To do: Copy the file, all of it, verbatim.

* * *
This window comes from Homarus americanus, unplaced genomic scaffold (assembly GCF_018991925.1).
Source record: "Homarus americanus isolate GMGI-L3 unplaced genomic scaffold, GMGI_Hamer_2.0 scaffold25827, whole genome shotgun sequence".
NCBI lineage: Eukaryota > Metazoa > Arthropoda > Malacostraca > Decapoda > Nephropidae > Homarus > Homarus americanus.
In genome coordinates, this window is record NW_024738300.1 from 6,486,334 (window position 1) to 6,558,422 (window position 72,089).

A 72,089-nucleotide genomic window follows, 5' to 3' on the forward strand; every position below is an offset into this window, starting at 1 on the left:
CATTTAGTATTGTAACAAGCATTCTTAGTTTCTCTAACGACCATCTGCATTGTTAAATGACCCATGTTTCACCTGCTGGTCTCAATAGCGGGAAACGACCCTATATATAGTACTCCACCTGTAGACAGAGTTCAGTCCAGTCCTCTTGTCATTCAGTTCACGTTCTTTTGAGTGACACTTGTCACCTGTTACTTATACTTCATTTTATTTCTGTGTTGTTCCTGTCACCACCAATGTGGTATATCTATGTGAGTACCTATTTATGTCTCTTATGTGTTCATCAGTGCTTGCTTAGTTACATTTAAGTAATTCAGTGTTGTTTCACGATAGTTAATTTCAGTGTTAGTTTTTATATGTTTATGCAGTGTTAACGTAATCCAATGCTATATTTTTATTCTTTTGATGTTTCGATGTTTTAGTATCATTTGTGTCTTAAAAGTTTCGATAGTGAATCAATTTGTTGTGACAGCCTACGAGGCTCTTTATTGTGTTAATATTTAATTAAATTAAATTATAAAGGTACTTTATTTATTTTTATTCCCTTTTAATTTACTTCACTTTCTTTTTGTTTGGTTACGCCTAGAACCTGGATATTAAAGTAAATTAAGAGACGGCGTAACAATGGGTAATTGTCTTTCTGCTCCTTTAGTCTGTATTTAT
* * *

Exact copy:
This window comes from Homarus americanus, unplaced genomic scaffold (assembly GCF_018991925.1).
Source record: "Homarus americanus isolate GMGI-L3 unplaced genomic scaffold, GMGI_Hamer_2.0 scaffold25827, whole genome shotgun sequence".
NCBI lineage: Eukaryota > Metazoa > Arthropoda > Malacostraca > Decapoda > Nephropidae > Homarus > Homarus americanus.
In genome coordinates, this window is record NW_024738300.1 from 6,486,334 (window position 1) to 6,558,422 (window position 72,089).

A 72,089-nucleotide genomic window follows, 5' to 3' on the forward strand; every position below is an offset into this window, starting at 1 on the left:
CATTTAGTATTGTAACAAGCATTCTTAGTTTCTCTAACGACCATCTGCATTGTTAAATGACCCATGTTTCACCTGCTGGTCTCAATAGCGGGAAACGACCCTATATATAGTACTCCACCTGTAGACAGAGTTCAGTCCAGTCCTCTTGTCATTCAGTTCACGTTCTTTTGAGTGACACTTGTCACCTGTTACTTATACTTCATTTTATTTCTGTGTTGTTCCTGTCACCACCAATGTGGTATATCTATGTGAGTACCTATTTATGTCTCTTATGTGTTCATCAGTGCTTGCTTAGTTACATTTAAGTAATTCAGTGTTGTTTCACGATAGTTAATTTCAGTGTTAGTTTTTATATGTTTATGCAGTGTTAACGTAATCCAATGCTATATTTTTATTCTTTTGATGTTTCGATGTTTTAGTATCATTTGTGTCTTAAAAGTTTCGATAGTGAATCAATTTGTTGTGACAGCCTACGAGGCTCTTTATTGTGTTAATATTTAATTAAATTAAATTATAAAGGTACTTTATTTATTTTTATTCCCTTTTAATTTACTTCACTTTCTTTTTGTTTGGTTACGCCTAGAACCTGGATATTAAAGTAAATTAAGAGACGGCGTAACAATGGGTAATTGTCTTTCTGCTCCTTTAGTCTGTATTTAT